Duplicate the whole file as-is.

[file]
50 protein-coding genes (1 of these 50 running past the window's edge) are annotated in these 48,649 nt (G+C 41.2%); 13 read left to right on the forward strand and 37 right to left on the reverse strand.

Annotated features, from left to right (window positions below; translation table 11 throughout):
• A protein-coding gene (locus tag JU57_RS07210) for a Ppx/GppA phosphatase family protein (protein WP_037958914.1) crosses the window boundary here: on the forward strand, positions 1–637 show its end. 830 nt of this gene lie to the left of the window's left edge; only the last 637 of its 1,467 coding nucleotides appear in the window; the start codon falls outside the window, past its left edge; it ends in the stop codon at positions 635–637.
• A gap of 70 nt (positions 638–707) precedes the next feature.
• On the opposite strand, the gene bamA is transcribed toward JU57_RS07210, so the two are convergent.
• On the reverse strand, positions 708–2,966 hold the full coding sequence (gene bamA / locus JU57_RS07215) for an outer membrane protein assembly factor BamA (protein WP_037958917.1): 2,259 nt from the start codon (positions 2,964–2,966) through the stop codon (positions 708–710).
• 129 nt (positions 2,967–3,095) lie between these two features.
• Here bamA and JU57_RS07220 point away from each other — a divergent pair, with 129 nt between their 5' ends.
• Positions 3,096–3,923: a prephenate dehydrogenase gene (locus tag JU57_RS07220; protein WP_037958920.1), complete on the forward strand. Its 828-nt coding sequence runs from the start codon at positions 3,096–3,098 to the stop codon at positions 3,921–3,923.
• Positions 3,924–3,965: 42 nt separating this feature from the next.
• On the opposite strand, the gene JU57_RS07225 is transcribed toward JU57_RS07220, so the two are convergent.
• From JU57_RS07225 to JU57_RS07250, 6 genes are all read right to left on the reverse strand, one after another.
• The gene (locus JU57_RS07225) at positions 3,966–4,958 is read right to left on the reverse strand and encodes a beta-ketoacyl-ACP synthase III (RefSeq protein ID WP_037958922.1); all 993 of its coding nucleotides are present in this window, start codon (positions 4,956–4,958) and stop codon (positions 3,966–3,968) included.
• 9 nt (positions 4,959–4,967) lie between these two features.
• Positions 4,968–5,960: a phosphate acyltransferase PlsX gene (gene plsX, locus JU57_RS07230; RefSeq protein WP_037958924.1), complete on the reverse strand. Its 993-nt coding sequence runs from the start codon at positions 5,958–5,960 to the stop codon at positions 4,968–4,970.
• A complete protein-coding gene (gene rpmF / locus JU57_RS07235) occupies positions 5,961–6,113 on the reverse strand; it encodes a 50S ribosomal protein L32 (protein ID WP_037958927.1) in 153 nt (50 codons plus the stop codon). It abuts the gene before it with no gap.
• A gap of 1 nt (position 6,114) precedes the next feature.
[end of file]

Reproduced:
50 protein-coding genes (1 of these 50 running past the window's edge) are annotated in these 48,649 nt (G+C 41.2%); 13 read left to right on the forward strand and 37 right to left on the reverse strand.

Annotated features, from left to right (window positions below; translation table 11 throughout):
• A protein-coding gene (locus tag JU57_RS07210) for a Ppx/GppA phosphatase family protein (protein WP_037958914.1) crosses the window boundary here: on the forward strand, positions 1–637 show its end. 830 nt of this gene lie to the left of the window's left edge; only the last 637 of its 1,467 coding nucleotides appear in the window; the start codon falls outside the window, past its left edge; it ends in the stop codon at positions 635–637.
• A gap of 70 nt (positions 638–707) precedes the next feature.
• On the opposite strand, the gene bamA is transcribed toward JU57_RS07210, so the two are convergent.
• On the reverse strand, positions 708–2,966 hold the full coding sequence (gene bamA / locus JU57_RS07215) for an outer membrane protein assembly factor BamA (protein WP_037958917.1): 2,259 nt from the start codon (positions 2,964–2,966) through the stop codon (positions 708–710).
• 129 nt (positions 2,967–3,095) lie between these two features.
• Here bamA and JU57_RS07220 point away from each other — a divergent pair, with 129 nt between their 5' ends.
• Positions 3,096–3,923: a prephenate dehydrogenase gene (locus tag JU57_RS07220; protein WP_037958920.1), complete on the forward strand. Its 828-nt coding sequence runs from the start codon at positions 3,096–3,098 to the stop codon at positions 3,921–3,923.
• Positions 3,924–3,965: 42 nt separating this feature from the next.
• On the opposite strand, the gene JU57_RS07225 is transcribed toward JU57_RS07220, so the two are convergent.
• From JU57_RS07225 to JU57_RS07250, 6 genes are all read right to left on the reverse strand, one after another.
• The gene (locus JU57_RS07225) at positions 3,966–4,958 is read right to left on the reverse strand and encodes a beta-ketoacyl-ACP synthase III (RefSeq protein ID WP_037958922.1); all 993 of its coding nucleotides are present in this window, start codon (positions 4,956–4,958) and stop codon (positions 3,966–3,968) included.
• 9 nt (positions 4,959–4,967) lie between these two features.
• Positions 4,968–5,960: a phosphate acyltransferase PlsX gene (gene plsX, locus JU57_RS07230; RefSeq protein WP_037958924.1), complete on the reverse strand. Its 993-nt coding sequence runs from the start codon at positions 5,958–5,960 to the stop codon at positions 4,968–4,970.
• A complete protein-coding gene (gene rpmF / locus JU57_RS07235) occupies positions 5,961–6,113 on the reverse strand; it encodes a 50S ribosomal protein L32 (protein ID WP_037958927.1) in 153 nt (50 codons plus the stop codon). It abuts the gene before it with no gap.
• A gap of 1 nt (position 6,114) precedes the next feature.